A recent shakeup in Victoria’s activist community may signify a new chapter in our long history of environmental action. The longtime coordinator for the Victoria branch of BC’s Western Canada Wilderness Committee (WCWC), Ken Wu, has recently left that organization to start the fledgling Ancient Forest Alliance with co-founder TJ Watt. At recent info session […]
A March gale hissed through the treetops, spinning sudden flurries of an early spring snow into the canopy 10 storeys above our heads.
The wind sounded like surf on a distant beach but down on the mossy forest floor of what the province’s forestry maps officially designate as DL33, the world was as still as a cemetery.
What’s 12 feet tall and blue all over?
If you’ve seen the movie Avatar — and who hasn’t? — you’ll know the answer to that question is the Na’vi, the incredibly cool, nearly naked aliens with cornrows and braids who live on the incredibly cool, beautiful planet known as Pandora, all threatened by the techno-military-industrial (and little) bad guys from Earth, who lust for a metaphorical mineral called “unobtanium.”
That’s us, folks.
Its storytelling may have left the critics – and the Academy – cold. But there's no denying James Cameron's digital extravaganza Avatar has inspired tree-huggers the world round, rooted as it is on themes of conserving ancient ecosystems in all their majesty.
The Cowichan Valley Regional District will write to provincial Forests Minister Pat Bell and TimberWest, asking that any timber harvesting within the vicinity of the Koksilah Ancient Forest and the upper Koksilah River corridor be held in abeyance while consideration be given to other potential interests in these lands.
Ken Wu knows how to get attention for ancient forests.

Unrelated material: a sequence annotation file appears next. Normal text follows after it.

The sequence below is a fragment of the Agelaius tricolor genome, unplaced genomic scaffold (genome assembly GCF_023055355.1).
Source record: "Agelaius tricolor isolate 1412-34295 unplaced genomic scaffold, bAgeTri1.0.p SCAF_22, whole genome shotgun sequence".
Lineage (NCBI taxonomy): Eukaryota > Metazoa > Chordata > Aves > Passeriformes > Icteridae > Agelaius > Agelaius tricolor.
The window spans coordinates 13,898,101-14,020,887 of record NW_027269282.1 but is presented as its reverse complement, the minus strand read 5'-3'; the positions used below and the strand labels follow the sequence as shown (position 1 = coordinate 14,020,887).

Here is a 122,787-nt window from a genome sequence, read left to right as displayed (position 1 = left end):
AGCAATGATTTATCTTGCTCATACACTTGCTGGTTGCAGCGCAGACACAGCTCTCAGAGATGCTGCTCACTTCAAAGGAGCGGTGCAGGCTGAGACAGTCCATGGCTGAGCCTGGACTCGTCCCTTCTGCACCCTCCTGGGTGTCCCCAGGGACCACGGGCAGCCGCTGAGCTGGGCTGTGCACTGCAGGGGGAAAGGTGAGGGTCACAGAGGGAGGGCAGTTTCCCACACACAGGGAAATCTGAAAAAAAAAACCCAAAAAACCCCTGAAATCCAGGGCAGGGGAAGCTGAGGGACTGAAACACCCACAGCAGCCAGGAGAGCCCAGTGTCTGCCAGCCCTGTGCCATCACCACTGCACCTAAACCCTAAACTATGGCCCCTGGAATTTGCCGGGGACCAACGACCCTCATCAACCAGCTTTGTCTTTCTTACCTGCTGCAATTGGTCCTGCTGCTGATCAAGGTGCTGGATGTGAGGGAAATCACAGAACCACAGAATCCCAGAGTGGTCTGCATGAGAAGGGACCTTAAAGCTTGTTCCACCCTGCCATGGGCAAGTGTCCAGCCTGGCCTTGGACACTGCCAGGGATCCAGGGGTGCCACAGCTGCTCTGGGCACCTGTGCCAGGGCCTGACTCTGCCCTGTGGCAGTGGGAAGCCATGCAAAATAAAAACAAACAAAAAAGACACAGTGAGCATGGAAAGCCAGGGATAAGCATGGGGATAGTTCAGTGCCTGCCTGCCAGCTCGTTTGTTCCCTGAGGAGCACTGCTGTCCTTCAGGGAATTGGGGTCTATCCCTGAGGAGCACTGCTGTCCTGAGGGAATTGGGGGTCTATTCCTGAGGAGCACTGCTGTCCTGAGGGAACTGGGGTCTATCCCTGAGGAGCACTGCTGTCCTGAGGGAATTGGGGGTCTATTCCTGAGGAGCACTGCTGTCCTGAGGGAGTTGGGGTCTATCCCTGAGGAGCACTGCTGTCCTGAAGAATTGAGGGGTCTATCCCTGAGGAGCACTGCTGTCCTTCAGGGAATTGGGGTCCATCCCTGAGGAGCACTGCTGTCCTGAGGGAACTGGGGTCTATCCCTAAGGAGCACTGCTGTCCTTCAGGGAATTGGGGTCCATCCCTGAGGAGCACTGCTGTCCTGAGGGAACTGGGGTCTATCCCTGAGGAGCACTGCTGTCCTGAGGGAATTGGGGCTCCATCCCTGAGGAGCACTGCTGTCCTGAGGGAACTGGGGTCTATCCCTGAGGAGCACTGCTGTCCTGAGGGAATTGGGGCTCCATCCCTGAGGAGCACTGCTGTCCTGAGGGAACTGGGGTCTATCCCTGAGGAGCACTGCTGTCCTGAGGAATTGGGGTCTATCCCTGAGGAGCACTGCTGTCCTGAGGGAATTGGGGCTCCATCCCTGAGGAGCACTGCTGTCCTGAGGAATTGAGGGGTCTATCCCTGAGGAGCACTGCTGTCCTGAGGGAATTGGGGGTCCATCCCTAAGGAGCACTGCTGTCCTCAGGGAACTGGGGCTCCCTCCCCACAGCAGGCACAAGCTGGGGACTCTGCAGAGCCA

When we met at the Bread Garden Café on Broadway in Vancouver just after the news broke a few weeks ago that he and several other tree-hugging stalwarts from Vancouver Island had splintered from the Western Canada Wilderness Committee to form the Ancient Forest Alliance, the former Victoria campaign director for WCWC mentioned how much he enjoyed the movie Avatar.
Flagging tape in the immediate vicinity of the world’s largest Douglas fir does not mean the area will be logged in the near future, according to forest company TimberWest.
The marked cutblock, less than 100 metres from the Red Creek Fir, was found by members of the Ancient Forest Alliance who say that if surrounding trees are cut, the 74-metre tall tree will be in danger of blow-down.
The provincial government should not let the mostly undisturbed grove in the Gordon River Valley, nicknamed Avatar Grove, be logged. It is a gem of an ecosystem and with so little of our old-growth forests left, it is not something we can afford to lose. With its proximity to Port Renfrew, it will be very beneficial for bringing in tourists, which will support local economies.
A new proposed logging cutblock near the world's largest Douglas fir tree, the Red Creek Fir, has been identified as that of TimberWest, a BC-based logging company. The Red Creek Fir, located 15 kilometers east of Port Renfrew, is recognized as the largest Douglas Fir Tree on Earth, with enough wood to make 349 telephone poles (ie. 349 cubic meters in total timber volume – see http://www.for.gov.bc.ca/hre/bigtrees/docs/BigTreeRegistry.pdf). It is 73.8 meters in height and has a trunk 4.2 meters wide (Diameter-at-Breast-Height or DBH).